By Sirjan Kalakheti, Nepalese Scholar, UWCT 2018
I believe in peace and harmony among people.
It is lunchtime on Wednesday. I am sitting in the corner of the dining hall with a plate full of chicken, fries and American salad. Meanwhile, I remember my past where I used to eat only beaten rice (a kind of Indian dry food with very few nutrients) with tea every day.
I flood with emotion and think about the reasons for being in that situation. I think that the lack of peace is the main reason for my hard times. My parents were members of the Red Armies (Communist related fighters), who wanted to bring peace, development, and freedom through the path of violent outbreaks. From late 1996 to 2006, thousands of people, including my parents, fought against the Kingdom of Nepal. As a result, I became an orphan and was forced to move into an orphanage home.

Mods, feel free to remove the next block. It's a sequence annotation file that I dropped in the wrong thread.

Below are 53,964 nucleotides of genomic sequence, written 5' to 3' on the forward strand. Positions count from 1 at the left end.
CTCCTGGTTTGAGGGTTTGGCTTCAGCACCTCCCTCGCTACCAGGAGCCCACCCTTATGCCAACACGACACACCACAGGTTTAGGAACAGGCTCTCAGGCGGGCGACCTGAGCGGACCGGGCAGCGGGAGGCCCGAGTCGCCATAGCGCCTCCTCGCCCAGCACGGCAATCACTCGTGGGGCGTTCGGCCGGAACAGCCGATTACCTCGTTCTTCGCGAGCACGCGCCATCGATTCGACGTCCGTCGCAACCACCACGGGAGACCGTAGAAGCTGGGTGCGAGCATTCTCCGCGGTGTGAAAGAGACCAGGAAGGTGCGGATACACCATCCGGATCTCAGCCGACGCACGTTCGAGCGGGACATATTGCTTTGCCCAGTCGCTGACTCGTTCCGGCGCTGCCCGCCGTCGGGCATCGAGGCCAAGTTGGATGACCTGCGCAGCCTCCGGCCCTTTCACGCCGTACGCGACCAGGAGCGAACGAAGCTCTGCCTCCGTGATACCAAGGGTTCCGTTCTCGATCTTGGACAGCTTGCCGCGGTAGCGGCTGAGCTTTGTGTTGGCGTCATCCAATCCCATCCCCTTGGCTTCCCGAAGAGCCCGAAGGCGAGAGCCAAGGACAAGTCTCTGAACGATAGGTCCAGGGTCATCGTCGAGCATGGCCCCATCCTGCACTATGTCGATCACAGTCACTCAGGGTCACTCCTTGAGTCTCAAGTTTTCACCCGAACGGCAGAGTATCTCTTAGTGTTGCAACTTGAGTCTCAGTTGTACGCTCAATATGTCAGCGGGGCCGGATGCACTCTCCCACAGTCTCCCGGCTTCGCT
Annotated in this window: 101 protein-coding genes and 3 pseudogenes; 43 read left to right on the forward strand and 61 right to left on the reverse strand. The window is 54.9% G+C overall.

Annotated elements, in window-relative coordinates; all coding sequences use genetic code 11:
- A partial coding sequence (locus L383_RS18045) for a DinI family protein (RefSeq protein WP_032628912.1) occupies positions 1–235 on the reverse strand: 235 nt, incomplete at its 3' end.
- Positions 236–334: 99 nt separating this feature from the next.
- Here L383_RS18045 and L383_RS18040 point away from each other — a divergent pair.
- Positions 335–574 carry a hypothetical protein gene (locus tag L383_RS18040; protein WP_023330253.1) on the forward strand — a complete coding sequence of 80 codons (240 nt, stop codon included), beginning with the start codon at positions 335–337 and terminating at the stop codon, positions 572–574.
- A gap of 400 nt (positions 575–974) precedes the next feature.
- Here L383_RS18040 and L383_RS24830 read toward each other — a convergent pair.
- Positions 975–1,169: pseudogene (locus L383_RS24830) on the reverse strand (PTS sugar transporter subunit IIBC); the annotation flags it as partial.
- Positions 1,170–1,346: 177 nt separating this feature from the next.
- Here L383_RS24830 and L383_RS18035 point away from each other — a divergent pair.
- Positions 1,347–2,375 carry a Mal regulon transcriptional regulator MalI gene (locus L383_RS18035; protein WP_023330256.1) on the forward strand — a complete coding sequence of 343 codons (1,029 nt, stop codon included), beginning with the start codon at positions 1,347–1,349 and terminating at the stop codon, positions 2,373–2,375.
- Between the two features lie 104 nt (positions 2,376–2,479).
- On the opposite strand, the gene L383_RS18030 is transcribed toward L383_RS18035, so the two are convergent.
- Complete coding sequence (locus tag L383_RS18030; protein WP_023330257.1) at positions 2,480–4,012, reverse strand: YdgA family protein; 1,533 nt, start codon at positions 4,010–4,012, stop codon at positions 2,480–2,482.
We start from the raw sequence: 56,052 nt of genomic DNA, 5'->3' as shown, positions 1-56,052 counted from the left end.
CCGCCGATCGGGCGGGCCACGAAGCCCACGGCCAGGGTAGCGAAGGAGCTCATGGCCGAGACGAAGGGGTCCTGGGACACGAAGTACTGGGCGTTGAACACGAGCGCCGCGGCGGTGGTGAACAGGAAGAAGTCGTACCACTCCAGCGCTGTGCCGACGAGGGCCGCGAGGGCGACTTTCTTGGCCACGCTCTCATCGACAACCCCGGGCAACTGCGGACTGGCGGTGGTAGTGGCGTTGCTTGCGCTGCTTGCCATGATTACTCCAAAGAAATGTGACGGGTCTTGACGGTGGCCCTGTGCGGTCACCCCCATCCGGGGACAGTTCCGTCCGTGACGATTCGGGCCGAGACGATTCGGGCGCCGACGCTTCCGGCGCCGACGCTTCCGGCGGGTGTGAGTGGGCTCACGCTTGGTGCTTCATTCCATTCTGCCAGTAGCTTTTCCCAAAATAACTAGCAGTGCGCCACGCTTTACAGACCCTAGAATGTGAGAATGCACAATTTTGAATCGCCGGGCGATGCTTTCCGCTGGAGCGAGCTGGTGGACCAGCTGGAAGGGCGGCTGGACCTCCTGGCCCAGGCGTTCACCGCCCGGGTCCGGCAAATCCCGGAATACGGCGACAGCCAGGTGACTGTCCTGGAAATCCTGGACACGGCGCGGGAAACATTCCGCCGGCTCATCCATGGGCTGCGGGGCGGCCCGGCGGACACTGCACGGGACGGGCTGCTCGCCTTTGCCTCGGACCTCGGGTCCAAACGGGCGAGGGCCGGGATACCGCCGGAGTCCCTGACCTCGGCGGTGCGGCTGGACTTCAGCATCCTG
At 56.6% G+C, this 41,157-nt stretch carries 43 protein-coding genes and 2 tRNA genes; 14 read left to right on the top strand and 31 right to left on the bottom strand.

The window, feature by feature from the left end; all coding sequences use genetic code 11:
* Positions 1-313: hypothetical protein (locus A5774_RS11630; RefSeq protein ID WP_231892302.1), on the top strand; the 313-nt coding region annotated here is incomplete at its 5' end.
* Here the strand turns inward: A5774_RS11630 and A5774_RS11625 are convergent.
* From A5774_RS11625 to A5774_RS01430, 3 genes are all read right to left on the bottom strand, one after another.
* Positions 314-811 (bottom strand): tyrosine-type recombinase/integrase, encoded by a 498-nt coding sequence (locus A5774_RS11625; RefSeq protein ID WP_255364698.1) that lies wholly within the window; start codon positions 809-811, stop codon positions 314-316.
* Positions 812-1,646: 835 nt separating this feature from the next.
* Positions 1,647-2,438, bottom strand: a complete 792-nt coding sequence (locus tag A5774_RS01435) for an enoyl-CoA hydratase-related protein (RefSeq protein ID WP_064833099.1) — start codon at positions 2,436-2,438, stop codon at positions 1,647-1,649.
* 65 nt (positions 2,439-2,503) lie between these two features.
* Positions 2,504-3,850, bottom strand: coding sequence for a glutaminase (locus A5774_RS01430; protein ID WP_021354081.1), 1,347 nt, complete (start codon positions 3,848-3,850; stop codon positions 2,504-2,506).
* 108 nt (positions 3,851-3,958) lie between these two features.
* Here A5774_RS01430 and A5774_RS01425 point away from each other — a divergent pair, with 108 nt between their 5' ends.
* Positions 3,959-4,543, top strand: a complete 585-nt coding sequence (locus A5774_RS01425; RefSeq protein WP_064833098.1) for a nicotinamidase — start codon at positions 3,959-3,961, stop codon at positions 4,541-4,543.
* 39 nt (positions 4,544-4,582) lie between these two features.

I went to the orphanage home at the age of ten years, and I was not aware of my situation. I had the same violence and anger against the government as my parents did. This was the same situation for many children and other fighters of Nepal. As I grew up, I started to believe in peace. As I decided to move in the path of peace, there was a question from my friends and community that I was surrendering against the government, and becoming a bad son because I didn’t support my parent’s path. I decided to become an ambassador of peace. I earned a scholarship to United World College, Thailand, and now I’m living in the USA in search of peace education.
If people from Nepal, including my parents, believed in peace, then I would not be an orphan. I would not have eaten just beaten rice twice a day for ten years. I have one question to my parents and others in the Red Armies: What did you get after sacrificing your life, and what changes do the Nepalese people experience in current times? My answer is, nothing! So, if they had chosen the way of peace like Mahatma Gandhi, thousands of people would not have died; thousands of children would not have been made orphans, and millions of people would not have been injured.
Now, I choose to believe in peace and I’m committed to the journey for peace.